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Down on the Farm: Sleeper Picks

August 14th, 2014 at 6:00 AM
By Tim Duxbury

The Chicago Cubs have the best farm system in major league baseball, and for good reason. The talent that they have down there is absolutely unbelievable, between guys like Kris Bryant, Jorge Soler, Addison Russell, Albert Almora, CJ Edwards, Billy McKinney and Kyle Schwarber. But the system goes deeper than just the big names. Here are three prospects in the Cubs’ farm system that have been flying under the radar, despite putting up real solid numbers.

Marco Hernandez, SS, Daytona Cubs (A+)

As if the Cubs’ didn’t already have too many shortstops to keep track of, 21 year old, Marco Hernandez has quietly been putting up solid numbers for the Cubs’ A+ affiliate. Hernandez has been in the Cubs system since he was 17 years old as member of the Cubs’ Dominican Summer League team and has shown the ability to do a number of things well. Hernandez is more of a left-handed, slap hitter, at 6’0”, 170 pounds, but has shown the ability to drive in runs (45 RBI in 104 games in 2014) as well. Hernandez is an average fielder, fielding .955 this season, but his speed will likely find him a place in most lineups, as he has 16 stolen bases this season. Hernandez still needs to make strides with his defense and using his speed to its fullest potential, but definitely someone to keep in the back of your mind.

Period

games

.ave

.obp

Doubles

RBI

SB

2014

104

.278

.324

12

45

16

Total (5 seasons)

445

.275

.316

80

192

78

(stats per baseball-reference.com)

Dallas Beeler, RHP, Iowa Cubs (AAA)

Dallas Beeler made his major league debut earlier this summer and was moderately successful. The former 37th round selection posted a 3.27 ERA in his two big league starts before being sent back down to AAA, where he has gone 8-5 with a 3.75 ERA this season. Beeler is reminiscent of another Cubs’ long shot, Randy Wells, who was a 38th round pick by the club and went 12-10 with a 3.06 ERA back in 2009. The biggest thing going for Beeler at this point is that he has shown that he has the ability to get big league hitters out. He did struggle with walks during his big league stint, surrendering seven in 11 innings of work, but that stat may just be the result of a small sample size. Beeler has demonstrated good command with the Iowa Cubs this year, walking just 2.47 per nine innings (the league average is around 3.00). At 25 years old, now is Beeler’s window to make the full-time jump to the big leagues. Look for him to be back with the big club in September and competing for a rotation spot in 2015.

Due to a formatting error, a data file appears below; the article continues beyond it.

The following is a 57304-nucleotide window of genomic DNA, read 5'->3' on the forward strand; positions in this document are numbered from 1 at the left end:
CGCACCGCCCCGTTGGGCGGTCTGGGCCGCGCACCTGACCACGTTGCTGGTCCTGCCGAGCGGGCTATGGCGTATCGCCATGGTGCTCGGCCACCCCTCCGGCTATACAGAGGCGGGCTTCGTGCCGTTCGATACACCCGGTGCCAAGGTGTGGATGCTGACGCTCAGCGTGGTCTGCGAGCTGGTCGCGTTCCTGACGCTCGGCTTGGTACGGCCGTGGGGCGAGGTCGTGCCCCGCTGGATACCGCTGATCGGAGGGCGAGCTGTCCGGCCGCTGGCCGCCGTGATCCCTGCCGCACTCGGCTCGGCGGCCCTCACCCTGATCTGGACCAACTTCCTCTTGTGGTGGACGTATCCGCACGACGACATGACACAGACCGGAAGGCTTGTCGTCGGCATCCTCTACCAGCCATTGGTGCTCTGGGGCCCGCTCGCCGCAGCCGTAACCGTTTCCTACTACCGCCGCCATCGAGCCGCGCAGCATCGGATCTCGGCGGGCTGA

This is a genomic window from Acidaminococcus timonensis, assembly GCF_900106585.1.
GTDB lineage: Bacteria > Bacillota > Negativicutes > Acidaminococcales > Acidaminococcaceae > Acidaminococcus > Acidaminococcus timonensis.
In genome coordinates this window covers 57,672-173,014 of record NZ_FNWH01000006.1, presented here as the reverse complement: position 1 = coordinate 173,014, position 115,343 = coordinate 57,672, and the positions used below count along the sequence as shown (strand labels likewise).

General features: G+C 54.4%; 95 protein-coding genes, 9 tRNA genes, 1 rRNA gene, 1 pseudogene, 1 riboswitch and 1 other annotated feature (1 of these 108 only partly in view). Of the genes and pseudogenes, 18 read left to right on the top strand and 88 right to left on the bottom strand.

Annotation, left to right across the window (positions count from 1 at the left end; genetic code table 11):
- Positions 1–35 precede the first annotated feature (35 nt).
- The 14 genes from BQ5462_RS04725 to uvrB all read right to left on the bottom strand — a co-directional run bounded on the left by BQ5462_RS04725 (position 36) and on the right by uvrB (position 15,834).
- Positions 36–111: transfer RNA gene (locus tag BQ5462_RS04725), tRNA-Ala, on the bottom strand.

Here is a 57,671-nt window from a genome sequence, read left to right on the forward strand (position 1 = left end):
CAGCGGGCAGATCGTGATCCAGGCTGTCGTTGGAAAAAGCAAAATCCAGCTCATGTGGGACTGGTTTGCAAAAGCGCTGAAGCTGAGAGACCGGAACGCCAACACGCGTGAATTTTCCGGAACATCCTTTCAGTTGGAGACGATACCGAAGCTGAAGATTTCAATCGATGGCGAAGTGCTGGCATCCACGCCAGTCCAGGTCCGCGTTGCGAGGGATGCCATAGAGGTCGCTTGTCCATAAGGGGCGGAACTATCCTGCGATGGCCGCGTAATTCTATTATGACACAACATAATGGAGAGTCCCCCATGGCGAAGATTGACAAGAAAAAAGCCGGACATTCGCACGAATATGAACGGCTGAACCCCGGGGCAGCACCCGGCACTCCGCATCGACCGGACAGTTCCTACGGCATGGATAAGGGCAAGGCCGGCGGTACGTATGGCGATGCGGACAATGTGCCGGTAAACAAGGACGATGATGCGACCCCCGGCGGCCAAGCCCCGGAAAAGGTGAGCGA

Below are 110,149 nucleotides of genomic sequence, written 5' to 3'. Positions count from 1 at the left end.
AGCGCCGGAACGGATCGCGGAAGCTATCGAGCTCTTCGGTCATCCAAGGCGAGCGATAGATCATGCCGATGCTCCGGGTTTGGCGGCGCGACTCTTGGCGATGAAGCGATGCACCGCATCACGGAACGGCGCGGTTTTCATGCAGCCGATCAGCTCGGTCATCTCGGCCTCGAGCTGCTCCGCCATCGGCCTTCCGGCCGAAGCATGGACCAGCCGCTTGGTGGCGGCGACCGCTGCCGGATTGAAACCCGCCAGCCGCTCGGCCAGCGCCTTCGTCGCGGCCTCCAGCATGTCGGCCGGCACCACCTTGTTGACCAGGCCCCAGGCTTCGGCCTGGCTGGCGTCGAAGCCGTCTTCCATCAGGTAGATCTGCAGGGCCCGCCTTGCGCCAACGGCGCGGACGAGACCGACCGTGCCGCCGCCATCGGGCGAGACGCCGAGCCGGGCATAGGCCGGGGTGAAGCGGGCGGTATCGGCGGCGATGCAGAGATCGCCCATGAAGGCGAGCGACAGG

Level

W-L

ERA

WHIP

IP

K/BB

AAA

8-5

3.75

1.210

98.1

67/27

MLB

0-2

3.27

1.545

11.0

6/7

MiLB totals (5 seasons)

20-23

3.67

1.325

402.1

258/107

(stats per Cubs.com)

Charles Cutler, C, Tennessee Smokies (AA)

Charles Cutler has been an under-valued prospect ever since he was selected in the 14th round by the St. Louis Cardinals back in 2008, but year in and year out, he has produced great numbers. Cutler, a left handed hitter, is hitting .309 in AA this year and has amassed 40 walks compared to just 28 strikeouts. Defensively, Cutler is just average, throwing out 24 percent of runners for his career, which is why he has also been used, on occasion, at first base and in the outfield. Given the Chicago Cubs current shortage of catching talent, Cutler could be a nice stopgap until the Cubs find someone they like.

Cutler has never projected as a starting catcher or an impact bat, but he has the potential, still, to be a solid back up and is a very mature hitter. He lacks significant power and speed, but his ability to get on base is really something special. Should the time come when management is looking for a new catcher, Charles Cutler might be the best internal option.

Period

Games

.ave

.obp

HR

K/BB

2014

90

.309

.417

5

40/28

Total (7 seasons)

522

.304

.394

24

212/207

(stats per baseball-reference.com)

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Tags: Addison Russell, Albert Almora, Baseball, Billy McKinney, Charles Cutler, Chicago, Chicago Cubs, CJ Edwards, Dallas Beeler, Jorge Soler, Kris Bryant, Kyle Schwarber, Marco Hernandez, MLB

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